Zircon facies in the Paleocene-Eocene Orca Group indicate a provenance link to the Chugach Terrance, Prince William Sound, Alaska.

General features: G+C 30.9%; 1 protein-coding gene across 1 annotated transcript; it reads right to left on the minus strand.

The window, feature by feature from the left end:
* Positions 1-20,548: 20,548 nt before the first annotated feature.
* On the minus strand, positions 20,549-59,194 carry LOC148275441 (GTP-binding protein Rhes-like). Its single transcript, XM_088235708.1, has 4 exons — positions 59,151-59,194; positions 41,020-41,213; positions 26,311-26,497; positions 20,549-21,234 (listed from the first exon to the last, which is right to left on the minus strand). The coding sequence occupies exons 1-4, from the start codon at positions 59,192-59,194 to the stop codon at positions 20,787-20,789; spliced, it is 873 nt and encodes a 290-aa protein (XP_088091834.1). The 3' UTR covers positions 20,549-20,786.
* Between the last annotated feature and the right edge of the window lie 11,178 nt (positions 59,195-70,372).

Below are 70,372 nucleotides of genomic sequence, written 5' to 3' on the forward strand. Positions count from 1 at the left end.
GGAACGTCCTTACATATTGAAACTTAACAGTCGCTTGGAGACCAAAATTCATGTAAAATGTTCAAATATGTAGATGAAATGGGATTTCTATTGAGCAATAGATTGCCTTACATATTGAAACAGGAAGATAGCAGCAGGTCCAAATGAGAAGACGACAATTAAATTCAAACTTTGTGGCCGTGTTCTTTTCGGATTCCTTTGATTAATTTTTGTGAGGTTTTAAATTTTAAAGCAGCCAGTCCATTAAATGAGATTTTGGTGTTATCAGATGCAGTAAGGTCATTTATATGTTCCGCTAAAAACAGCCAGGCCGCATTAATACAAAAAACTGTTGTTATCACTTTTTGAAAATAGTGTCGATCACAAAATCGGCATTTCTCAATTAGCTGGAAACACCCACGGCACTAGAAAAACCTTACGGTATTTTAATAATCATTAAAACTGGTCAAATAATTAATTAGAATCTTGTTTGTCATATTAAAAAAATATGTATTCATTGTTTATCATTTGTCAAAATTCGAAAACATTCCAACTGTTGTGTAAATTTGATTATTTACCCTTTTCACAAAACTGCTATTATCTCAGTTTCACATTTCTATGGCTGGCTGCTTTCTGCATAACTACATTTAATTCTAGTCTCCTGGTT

Much of the southern Alaska continental margin is made up of marine sedimentary rocks and distinct terranes that have been deposited and accreted from the Cretaceous to the present (Plafker et al., 1994). The Upper Cretaceous to Eocene Chugach-Prince William (CPW) terrane is interpreted to be one of the thickest accretionary complexes in the world, and it is bounded to the north by the Border Ranges fault and Wrangellia composite terrane (Garver and Davidson, 2015). The CPW terrane is inferred to be the Mesozoic accretionary complex of southern Alaska (Amato et al., 2013), but alternate hypotheses suggest it originally formed far to the south (Cowan, 2003). The CPW consists of inboard mesomélange (the McHugh Complex & Potter Creek Assemblage) and stratigraphically younger outboard flysch facies (the Valdez & Orca groups) and associated volcanics (Plafker et al., 1989; Garver and Davidson, 2015; Amato et al., 2013). The blueschist to greenschist Potter Creek Assemblage formed in Cretaceous-Early Jurassic subduction (Amato et al., 2013). The McHugh Complex is made up of mélange and deformed conglomerates and sandstones and ages range from the Jurassic to mid Cretaceous (Amato et al., 2013). The majority of the CPW terrane (>90 %) is comprised of the outboardmore »